Updated: Dec 10, 2019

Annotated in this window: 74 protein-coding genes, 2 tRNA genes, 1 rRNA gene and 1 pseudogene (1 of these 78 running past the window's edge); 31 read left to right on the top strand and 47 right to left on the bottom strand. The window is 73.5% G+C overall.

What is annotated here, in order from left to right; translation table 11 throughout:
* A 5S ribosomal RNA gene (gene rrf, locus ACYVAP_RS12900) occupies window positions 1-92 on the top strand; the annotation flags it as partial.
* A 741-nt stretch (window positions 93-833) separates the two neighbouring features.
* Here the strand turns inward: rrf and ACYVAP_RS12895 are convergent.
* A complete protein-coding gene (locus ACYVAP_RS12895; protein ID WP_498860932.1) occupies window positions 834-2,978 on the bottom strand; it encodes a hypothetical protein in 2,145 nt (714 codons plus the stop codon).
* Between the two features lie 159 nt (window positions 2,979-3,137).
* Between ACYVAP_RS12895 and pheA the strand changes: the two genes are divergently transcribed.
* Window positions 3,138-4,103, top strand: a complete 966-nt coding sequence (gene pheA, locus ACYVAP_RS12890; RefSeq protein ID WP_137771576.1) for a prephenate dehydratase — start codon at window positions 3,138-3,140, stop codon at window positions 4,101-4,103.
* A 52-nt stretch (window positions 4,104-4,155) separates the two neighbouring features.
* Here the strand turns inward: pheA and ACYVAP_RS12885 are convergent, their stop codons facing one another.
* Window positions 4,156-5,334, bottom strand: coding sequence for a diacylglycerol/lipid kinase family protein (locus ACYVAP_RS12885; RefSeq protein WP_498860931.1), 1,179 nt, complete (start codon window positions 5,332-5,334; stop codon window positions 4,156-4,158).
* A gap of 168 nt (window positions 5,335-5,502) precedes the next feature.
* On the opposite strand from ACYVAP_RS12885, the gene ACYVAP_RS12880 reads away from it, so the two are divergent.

Back during my doctoral school days, I began examining the idea of story telling rights. The idea (and eventual practice) was shaped through a reading regime on the ‘politics of identity’. At the theoretical forefront were scholars like Gayatri Spivak, Stuart Hall, Donna Haraway, Edward Said, Stephen Tyler, a sprinkling of others and of course Michel Foucault.  I developed a series of intellectual crushes despite the fact I was swimming in the shallow end of their cleverness pool. And I totally admit to fantasizing what it would be like to host a dinner party with all of them and got so as far as knowing (or was fairly certain) I’d serve poached salmon (: ‘Identity', wrote 80’s feminist writer Jill Johnston is ' what you can say you are, according to what they say you can be’. I took this to mean that whatever it is the experts of psychological knowledge (or colonial/patriarchal power) are saying about what and who persons are – could no longer be considered a fixed or finalized story of the person(s). These days, Johnson’s declaration is standard fare for many narrative therapists, but during the early 1990’s the idea felt novel, disobedient, rebellious and bright minded. I first heard myself speaking about narrative therapy relationship with story telling rights and asking the question: ‘Who has the story telling rights to the story being told?’ (the original title of my 2011 book), during my second narrative therapy ‘homestay’ traineeship when I was  living with Michael and Cheryl White. After observing weeks and weeks and weeks of Michael’s live practice (from a vantage point a mere 3 feet away) I brazenly declared one afternoon that story telling rights were organizing his therapeutic questions. At the time, Michael was my primary teacher and (arguably) the best therapist of our generation. So my proclamation was quite bold by any ones metric (: But luckily, his ever-present kind-heartedness ruled the day and he agreed with the appraisal. A month or so ago, I was delighted to receive a present day representation of narrative therapy’s historical relationship with a story telling rights-based practice. An up and coming (and obviously quite talented) narrative therapist sent me a draft paper critiquing the practice known as IWP. Their deft observations questioned how IWP can act to obscure the issues of: power, patriarchy, privilege, and story telling rights. I couldn’t agree more . . . The paper bypassed IWP’s dubious history of transcript ‘rendering’, exaggerating research claims and practice efficacy, however, the author did offer a respectful first-person analysis questioning IWP’s rather obvious inattention to: power relations, race, gender, structural inequalities, and the question at the heart of narrative therapy practice values: who has the story telling rights to the story being told. Well done! And high marks to this new author for including a well suited Michel Foucault quote: People know what they do; they frequently know why they do what they do; but what they don't know is what they do does (in Dreyfus & Rabinow, 2014, p. 187) I do hope ‘a version’ of this paper sees the author published somewhere. The idea of story telling rights expanded when I began shaping my narrative questioning practice to fit with the UN’s charter of human rights and justice. I first walked the practice out as an experiment within a hospital based Adult Eating Disorder Psychiatric Ward (I was consulting to 2 days a week). Members of the Vancouver Anti-anorexia League (I’d helped create) emerged out of the hospital ward and took up the idea of “Human Rights = Anti-anorexic story telling rights”! And with tremendous passion and commitment, the group moved headlong into expressions of direct political action (read about this amazing group in the new 2019 book). The practice of therapeutic letter writing campaigns (based on the habit of writing local and federal governments during my time in the anti-nuclear movement etc.) was developed alongside the League as well as our idea of creating ‘communities of concern’ to support any and all persons story telling rights. By weaving together the ethos supporting the Anti-Anorexia League with the relational/contextual values upheld in the UN charter of human rights, a rights-based narrative therapy practice was eventually adopted by the hospital ward. I’m sure you can imagine how amazing it was to eventually witness the psychiatric ward embrace our charter of Anti-anorexic League rights and freedoms. As a side note: VSNT performed the idea of story telling rights a wee bit further by financially hiring peer/insiders (from the League and our therapy practices) as qualified ‘persons with knowledge’ who taught in our narrative training programs and offered reflections on live therapy response teams as far back as 1994/1995. Today, I’m happy (and cautious) to report that many years later, a current debate ensues as scholars and policymakers discuss how to bring a human rights-basedapproach to mental health policy. Since the 2017 UN Report of the Special Rapporteur on the right of everyone to the enjoyment of the highest attainable standard of physical and mental health, an ongoing debate has erupted as scholars and policy-makers discuss the integration of human rights- based approach to mental health policy and practice. The UN report calls attention to “human rights abuses, power imbalances, and an overreliance on biomedical conceptualizations of mental health that lead to those seeking help to be harmed or neglected”. Advocates standing by the UN report, argue the proposal of a human rights framework in mental health would be instrumental toward providing high-quality mental health support that is accessible and protective of rights to “autonomy, health, life, and social inclusion”. Proponents of the rights-based focus in mental health policy and practice call attention to the social determinants of “health, such as poverty and systems of oppression, as a counter to an exclusively biomedical understanding of individuals’ mental health”. Really (: Further, they chose to focus on the “global burden of obstacles”—the impediments people face as they endeavor to attain health and receive quality care—rather than the “global burden of disease” discourse. Well, well, well – the world of mental health is ‘potentially’ catching up with our longstanding values and practices of narrative therapy. And it’s about bloody time! As an international narrative therapy community, we must consider finding ways to organize and support this rights-based movement in mental health policy. Congratulations for pushing your values forward all along the way.